A few days ago jonored and I ended up in a discussion on IRC about what languages are good for discussing what languages are good for discussing various topics. Most people who were active in channel agreed that English is bad for discussing anything (other than it being the language we all knew), something like lojban is preferable for technical topics, and something like French is preferable for emotional topics. Their reasoning was that for topics that had anything to do with emotion you want a language that is more poetic than structured, so something like French is better than something like Lojban.
Of course I had to be the unusual one and I commented that I'd prefer something more structured in order to discuss emotions. I ended up discussing this more with jonored over lunch, and it came down to unstructured language is good for art-based communication (which is both a very powerful and useful mode of commutation, but not the default state for at least what seems to be most people). Simple discussion on the other hand, seems to me like highly structured, precise language would just be preferable.
Personally, I struggle a lot with any discussions about emotions. When I found the description of alexithymia on wikipedia earlier this year, it was the first time that I'd seen a description of anyone else having similar struggles with identifying and discussing emotions. It also was the first time that I'd heard that other traits of mine, such as the scarcity of fantasies, might be also associated with the same basic trait of mine. I do struggle with all three of identifying my emotions, translating my emotions into any spoken language rather than the generic concepts that I think in, and communication of emotions with other people.
In particular, the challenge I have with the communicating emotions once I can identify them in myself aspect comes from multiple aspects; two primary aspects beyond the simple translating thoughts to spoken (or typed) language are a need for what I say to be sufficiently precise and emotions just being a sufficiently complex problem in which applying logic does not allow for me to just go through the analysis and return an answer within even a semi-reasonable amount of time. (Not having responded to 'what do you think about foo?' within an hour is not reasonable when it comes to real-time communication.)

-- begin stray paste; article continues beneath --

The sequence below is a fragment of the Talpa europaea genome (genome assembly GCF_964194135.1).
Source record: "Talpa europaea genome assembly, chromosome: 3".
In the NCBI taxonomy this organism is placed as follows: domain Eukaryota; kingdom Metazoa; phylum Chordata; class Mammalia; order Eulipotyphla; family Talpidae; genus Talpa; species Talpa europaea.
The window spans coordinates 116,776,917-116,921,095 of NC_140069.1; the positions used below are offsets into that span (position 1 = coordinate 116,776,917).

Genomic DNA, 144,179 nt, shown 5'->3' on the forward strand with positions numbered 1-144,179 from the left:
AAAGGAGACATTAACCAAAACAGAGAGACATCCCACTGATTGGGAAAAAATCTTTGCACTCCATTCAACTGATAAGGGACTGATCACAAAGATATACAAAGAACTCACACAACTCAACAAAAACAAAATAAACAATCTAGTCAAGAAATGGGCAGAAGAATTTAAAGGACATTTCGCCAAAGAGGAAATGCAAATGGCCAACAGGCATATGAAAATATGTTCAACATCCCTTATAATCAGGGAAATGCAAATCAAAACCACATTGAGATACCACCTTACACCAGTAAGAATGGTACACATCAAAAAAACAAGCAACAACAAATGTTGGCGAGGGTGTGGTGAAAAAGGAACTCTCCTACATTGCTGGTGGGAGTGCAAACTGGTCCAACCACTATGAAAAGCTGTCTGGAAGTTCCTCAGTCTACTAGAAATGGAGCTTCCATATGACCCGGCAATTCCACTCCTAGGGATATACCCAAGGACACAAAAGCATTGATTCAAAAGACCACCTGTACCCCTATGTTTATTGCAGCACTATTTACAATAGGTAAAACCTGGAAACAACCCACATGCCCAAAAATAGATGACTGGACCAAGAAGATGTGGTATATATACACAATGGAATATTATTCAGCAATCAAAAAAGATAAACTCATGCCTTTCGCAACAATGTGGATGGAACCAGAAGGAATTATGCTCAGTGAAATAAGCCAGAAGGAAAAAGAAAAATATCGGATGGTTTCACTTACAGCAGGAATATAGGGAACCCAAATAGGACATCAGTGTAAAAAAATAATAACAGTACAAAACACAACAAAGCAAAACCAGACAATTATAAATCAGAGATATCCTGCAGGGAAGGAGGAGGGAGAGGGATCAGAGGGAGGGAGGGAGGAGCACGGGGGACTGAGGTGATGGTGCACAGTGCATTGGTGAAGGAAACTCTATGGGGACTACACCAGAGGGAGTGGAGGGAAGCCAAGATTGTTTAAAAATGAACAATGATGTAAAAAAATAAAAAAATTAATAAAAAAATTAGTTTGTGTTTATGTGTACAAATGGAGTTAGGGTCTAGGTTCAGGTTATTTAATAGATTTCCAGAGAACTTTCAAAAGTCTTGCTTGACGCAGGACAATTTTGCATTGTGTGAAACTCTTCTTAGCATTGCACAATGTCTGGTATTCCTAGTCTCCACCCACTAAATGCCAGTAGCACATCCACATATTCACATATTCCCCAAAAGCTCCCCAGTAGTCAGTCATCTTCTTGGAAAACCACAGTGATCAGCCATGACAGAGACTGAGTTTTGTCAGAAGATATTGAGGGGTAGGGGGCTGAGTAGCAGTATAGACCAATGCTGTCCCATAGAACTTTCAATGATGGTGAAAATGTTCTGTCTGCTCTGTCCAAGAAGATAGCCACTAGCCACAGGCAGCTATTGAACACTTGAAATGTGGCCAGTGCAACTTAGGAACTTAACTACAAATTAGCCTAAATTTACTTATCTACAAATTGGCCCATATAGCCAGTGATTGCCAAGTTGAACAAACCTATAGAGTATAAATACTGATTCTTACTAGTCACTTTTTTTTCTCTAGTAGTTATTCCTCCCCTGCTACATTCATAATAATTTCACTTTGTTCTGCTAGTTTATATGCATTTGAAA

The discussion on IRC lead jonored to wonder, would it be easier for me to discuss emotions if I was using the system for emotions in Lojban rather than attempting to communicate via English and the non-verbal methods which ASDs are associated with weaknesses in. Rather than so many different words and the idea that one word 'should' in some situations suffice if you choose the correct one (no matter how crazy of an idea that is), this would allow people like me to construct the best description from a short enough list of ideas that it can far more reasonably be applied analytically.
The relevant part of Lojban is the attitudinal system. There are written words for 39 different concepts and their negations that tend to be communicated through non-verbal communication. These words, some intensities, some domains, and various other associated ideas are combined into a concept that is the emotional state being discussed. As there are only 39 of these which are explicitly combined, this is a short enough list that running through the list pulling out all identifiable aspects is a seemingly feasible idea.
So, jonored had me read through that chapter while he wrote up a reference sheet for me, and has been trying to help me get used to it by asking questions for me to reply to using that in particular. Unfortunately this is requiring quite a bit of care because if he asks a question that is too hard for me for some reason or another, I still won't respond for over an hour (and then not respond in a useful manner, more start stressing out about the fact I've not responded and this is wrong of me). The basic question is whether this would end up helping me be able to translate identified emotions into language and communicate them without being overwhelmed. There's not been nearly enough time to see how much it'll really help, but it seems a promising idea. At the very least the way its formatted allows for a list of words to be run through analytically without the problem that every other one of those that I've seen has of implying very strongly that only one word applies in any situation, or that there's a word that matters "most" somehow that is the one that "should" be given. I'm going to try to actually look into this rather than just face extreme perfectionism every time it comes up, and hopefully it helps some.
Whether or not it helps me it seems like it could help some people with alexithymia.